Sometimes amazing, unexpected things happen. Sometimes, on completely ordinary days – when the skies are thundering and you can’t decide between television or the gym – truly extraordinary things occur. This is a story about one of those things.
A friend was calling me. “How you doing?” I yelped, trying not to lose my precious TransMilenio balance. “I’m fine,” she snapped. “But tell me, is that really true about your friend? The one called Luis. Is he really going to lose his university scholarship?”
“What?” I said. “Oh, you mean the blog. Yes, he’s lost it already I think. Why?”
“No way,” she said furiously. “I want to give him the money. I don’t think you realise just how difficult it is to win a scholarship here.”
When I eventually worked out that my friend wanted to pay Luis’s fees, I immediately tried to talk her out of it. “You don’t know him,” I said. “The university is a black hole. It takes every peso he has. He’ll need forever to pay you back.”
“Doesn’t matter,” she replied firmly. “I think if someone wants to study that badly, they should be able to. I’ve already made up my mind to help him. Now call him and see if it’s too late.”
Luis struggled to grasp what was happening too (He didn’t know I’d blogged about him, to be fair). He also couldn’t fathom why a complete stranger would lend him money so, eventually, I stopped trying to explain and just passed him my friend’s number. Then I waited.
“She’s really going to lend me the money,” he gasped, when he came back on the line. “She’s really serious about it. She told me to go to the university now to see if I still have my half-scholarship. Then you have to go with her to the bank and bring me the money so I can pay them today.”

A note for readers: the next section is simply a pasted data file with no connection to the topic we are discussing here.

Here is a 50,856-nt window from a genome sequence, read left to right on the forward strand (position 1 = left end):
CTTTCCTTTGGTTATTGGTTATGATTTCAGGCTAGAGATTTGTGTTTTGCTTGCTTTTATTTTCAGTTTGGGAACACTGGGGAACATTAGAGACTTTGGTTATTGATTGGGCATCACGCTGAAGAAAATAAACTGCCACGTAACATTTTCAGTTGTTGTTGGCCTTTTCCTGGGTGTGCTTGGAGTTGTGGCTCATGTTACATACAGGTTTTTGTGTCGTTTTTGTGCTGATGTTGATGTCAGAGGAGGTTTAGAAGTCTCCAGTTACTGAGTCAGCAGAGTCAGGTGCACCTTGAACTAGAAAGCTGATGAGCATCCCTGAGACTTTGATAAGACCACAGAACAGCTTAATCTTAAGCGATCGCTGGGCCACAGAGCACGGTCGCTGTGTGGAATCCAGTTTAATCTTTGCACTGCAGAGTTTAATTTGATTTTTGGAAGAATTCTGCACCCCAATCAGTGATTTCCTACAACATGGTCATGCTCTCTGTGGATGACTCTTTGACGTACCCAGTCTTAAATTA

An otherwise ordinary Friday had suddenly descended into panic.
An hour later my friend stood watching me, with some concern, as I stuffed crisp 50,000 peso notes into my socks.
“What if someone robs you today?” she whispered. I was carrying a sum roughly equivalent to three months labour on the Colombian minimum wage.
“If someone tries to rob me today, I feel sorry for them,” I grunted. “I am already starting to feel quite emotional about all this and today is now far too important for any messing around.”
She stayed quiet. I should have said something to her then. I should have told her how remarkable she was, how kind and how daring, but I didn’t. I think she was embarrassed by the depth of her spontaneous generosity – at her need to put something right in the world – and she just wanted to pretend it wasn’t a big deal.
It was clearly a big deal.
“I can’t believe he managed to get the scholarship back,” I said, trying to lighten the atmosphere as the bank notes cut into my ankle flesh. (I’ll never smuggle money in my socks again, by the way, it was surprisingly painful)
My friend laughed.
“I told him to refuse to leave the office until they agreed,” she confessed. “He’s only missed one week of the semester. He can definitely catch up.”
I gave her a hug. Sometimes little miracles happen in Colombia.